Anyway, while we may never agree about a letter from Paul two-thousand years ago, it seems we can still render unto Caesar what's Caesar's and have each other's back in the political arena. In the end, cliche as it is, bridges were built; there weren't two teams. I hate that gulf of misunderstanding between my family and the majority of LDS Utahns out there; it's one I'm nearly certain we could bridge with 90% of them if we just spent a similar evening together... but there are only so many evenings and I'm looking for my family to spend them elsewhere. Nevertheless, you have to celebrate the small steps, right?

8 comments:

Janci said...

Just yesterday I was ranting to my husband about the lack of respect between opposing political sides. I was good and angry that no one seems to be willing to compromise, no one will give an inch, and therefore, there can never be peace.

Thank you for this post. I needed to know that there are at least some other people who can sit down and discuss things without slinging around hate every which way, and blocking every attempt at solution.

Alan said...

All of this is very encouraging. And I also can't help wondering, if they really do acknowledge that they fear payback, why aren't they even that much more exercised about trying to change the pattern of ill treatment from their side in order to blunt the potential impact of what they fear later on?

Just a thought.

Scot said...

Janci "I was good and angry that no one seems to be willing to compromise, no one will give an inch, and therefore, there can never be peace."

I hear ya. The trouble is that we are facing a belief of world collapse if families get equal rights regardless of their anatomy on one side and the impossibility of agreeing to accept second class legal status for your spouse and children on the other side.

Also, the compromise looks different to different groups. With this group of evangelicals equal rights in law was okay as long as they could still preach and believe what they wanted in church, and everyone was more than okay with that. We found common ground. But with some Utahns the compromise, as I've even heard on local talk radio, was simply letting gay folks live un-incarcerated. To them gays already have more ground than they should in a reasonable compromise.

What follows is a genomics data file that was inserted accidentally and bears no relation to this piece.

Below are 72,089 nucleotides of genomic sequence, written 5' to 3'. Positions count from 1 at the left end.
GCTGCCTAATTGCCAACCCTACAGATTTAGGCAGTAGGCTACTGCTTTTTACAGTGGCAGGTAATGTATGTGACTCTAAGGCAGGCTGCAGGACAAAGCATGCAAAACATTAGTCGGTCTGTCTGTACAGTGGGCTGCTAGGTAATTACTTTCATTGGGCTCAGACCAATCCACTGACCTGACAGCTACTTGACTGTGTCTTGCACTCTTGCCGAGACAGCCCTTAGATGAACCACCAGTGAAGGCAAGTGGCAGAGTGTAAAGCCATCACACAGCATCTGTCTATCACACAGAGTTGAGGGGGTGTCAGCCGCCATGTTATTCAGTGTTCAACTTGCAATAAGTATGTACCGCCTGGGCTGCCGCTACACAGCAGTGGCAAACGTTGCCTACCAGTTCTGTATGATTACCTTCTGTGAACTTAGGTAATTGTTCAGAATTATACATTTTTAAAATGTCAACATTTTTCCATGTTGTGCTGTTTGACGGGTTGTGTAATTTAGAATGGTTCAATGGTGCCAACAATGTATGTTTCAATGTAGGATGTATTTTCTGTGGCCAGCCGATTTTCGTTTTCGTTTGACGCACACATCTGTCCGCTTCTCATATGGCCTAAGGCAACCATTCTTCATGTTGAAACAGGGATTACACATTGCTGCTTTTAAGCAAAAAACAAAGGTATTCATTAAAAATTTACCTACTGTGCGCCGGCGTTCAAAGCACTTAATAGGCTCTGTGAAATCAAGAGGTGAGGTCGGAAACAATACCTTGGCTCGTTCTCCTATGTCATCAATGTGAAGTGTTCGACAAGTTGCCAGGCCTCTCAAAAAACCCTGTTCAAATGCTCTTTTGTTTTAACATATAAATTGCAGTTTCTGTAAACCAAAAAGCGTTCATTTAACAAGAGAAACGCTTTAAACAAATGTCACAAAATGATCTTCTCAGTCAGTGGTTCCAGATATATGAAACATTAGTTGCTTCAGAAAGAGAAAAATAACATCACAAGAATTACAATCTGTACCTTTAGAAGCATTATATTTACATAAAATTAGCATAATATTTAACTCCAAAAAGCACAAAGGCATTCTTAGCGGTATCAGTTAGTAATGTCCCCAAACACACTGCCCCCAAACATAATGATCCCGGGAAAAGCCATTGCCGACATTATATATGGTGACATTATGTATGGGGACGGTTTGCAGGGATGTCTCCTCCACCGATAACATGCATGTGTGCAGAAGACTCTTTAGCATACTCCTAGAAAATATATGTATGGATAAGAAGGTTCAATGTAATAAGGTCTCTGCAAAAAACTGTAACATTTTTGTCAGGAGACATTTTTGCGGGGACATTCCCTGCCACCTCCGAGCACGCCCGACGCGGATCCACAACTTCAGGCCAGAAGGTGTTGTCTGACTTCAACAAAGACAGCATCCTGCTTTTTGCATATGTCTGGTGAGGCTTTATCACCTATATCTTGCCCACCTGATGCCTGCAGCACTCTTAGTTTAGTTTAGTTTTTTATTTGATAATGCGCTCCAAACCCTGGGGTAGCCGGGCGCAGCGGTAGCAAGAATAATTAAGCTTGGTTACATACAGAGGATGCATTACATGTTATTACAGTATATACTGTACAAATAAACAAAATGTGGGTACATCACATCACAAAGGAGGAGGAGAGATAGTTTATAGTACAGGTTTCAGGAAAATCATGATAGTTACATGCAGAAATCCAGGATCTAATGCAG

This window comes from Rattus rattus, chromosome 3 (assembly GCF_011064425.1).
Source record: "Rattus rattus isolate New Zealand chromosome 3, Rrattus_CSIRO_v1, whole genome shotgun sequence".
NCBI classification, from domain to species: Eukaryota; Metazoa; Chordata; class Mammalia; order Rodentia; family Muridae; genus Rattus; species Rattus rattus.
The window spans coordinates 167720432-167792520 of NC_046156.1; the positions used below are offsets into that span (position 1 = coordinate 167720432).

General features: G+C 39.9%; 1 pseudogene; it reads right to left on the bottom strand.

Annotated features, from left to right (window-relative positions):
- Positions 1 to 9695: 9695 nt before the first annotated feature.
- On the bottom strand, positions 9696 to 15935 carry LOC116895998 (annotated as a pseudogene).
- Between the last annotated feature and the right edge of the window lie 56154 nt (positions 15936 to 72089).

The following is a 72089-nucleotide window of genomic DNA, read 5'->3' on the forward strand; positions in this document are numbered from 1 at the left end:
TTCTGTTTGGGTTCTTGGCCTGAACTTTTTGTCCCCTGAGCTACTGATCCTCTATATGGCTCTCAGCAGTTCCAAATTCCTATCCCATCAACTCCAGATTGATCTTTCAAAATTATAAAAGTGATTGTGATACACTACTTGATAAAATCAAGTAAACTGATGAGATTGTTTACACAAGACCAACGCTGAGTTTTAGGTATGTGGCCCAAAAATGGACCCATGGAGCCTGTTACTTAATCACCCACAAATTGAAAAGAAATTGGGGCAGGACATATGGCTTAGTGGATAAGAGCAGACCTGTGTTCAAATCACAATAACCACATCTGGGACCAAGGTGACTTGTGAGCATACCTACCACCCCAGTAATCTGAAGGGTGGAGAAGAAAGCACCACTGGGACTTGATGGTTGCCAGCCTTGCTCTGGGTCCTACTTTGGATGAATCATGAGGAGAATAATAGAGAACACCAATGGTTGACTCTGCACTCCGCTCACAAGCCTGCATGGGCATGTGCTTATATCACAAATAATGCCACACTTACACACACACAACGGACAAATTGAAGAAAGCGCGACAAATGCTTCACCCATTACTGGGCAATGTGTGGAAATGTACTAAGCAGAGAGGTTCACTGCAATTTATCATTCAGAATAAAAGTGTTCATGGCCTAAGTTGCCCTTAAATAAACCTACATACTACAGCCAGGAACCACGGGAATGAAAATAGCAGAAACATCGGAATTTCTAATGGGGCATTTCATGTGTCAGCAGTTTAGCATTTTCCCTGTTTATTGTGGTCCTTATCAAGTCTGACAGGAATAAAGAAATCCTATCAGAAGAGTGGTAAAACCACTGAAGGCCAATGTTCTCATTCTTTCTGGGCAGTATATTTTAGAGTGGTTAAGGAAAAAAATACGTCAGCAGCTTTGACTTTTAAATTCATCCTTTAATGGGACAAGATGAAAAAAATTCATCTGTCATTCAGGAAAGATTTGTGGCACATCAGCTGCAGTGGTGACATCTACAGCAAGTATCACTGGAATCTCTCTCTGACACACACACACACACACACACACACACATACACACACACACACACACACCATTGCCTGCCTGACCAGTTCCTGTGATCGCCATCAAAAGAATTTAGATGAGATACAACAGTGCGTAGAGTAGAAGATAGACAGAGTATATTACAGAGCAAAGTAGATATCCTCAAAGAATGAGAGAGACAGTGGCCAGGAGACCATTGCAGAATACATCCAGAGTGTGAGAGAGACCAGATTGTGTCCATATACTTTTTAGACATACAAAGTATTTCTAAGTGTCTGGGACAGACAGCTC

Alan, "if they really do acknowledge that they fear payback"

See, the thing is the group we met with would not claim this as a fear they personally held, but said it was the fear of the evangelical community, and so it was difficult to talk it through. I wish we could have gotten into this more, and maybe we will next time, but we were given a time limit for serious discussion. I do think this is an important consideration though.

MoHoHawaii said...

What a great post, Scot!

We need desperately as a society to reverse the trend toward increasing polarization. We need a truce in the culture war.

I was recently asked to be a "friend" on Facebook by a person I knew in high school who is now a right-wing, gay-hating Christianist. I decided to respond and hopefully engage in respectful dialog (via e-mail). I may be the only openly gay person she knows. My goal is to humanize a group she sees as The Enemy. (I don't plan on challenging any of her religious or political beliefs.) Your post came at just the right time. I'm going to experiment by using what you reported as a basis for my next communication with my born-again friend.

Janci said...

But with some Utahns the compromise, as I've even heard on local talk radio, was simply letting gay folks live un-incarcerated.

Gah.

If we just had fewer idiots in the mix, maybe more people could talk together like your group did here.

chosha said...

I found this really encouraging. I hope it proves fruitful.

Guy said...

Really interesting, a great idea. Who set this up?

Scot said...

Good luck MoHoHawaii. Seems I'm scheduled to meet with them again mid March. Baby steps...

Janci: "If we just had fewer idiots in the mix, maybe more people could talk together like your group did here."

Yeah; I make the mistake of listening to salt lake's 630 AM, and so I end up hearing a lot of what the worst of the other side thinks. Probably not the best thing for me.

Thanks Chosha, I think it may.

Guy: "Who set this up?"

One of our friends and fellow GLBT activist also works very hard up on the hill for homeless youth issues. In that aim she became friends with an evangelical who was concerned about homeless issues as well and they hatched this idea together.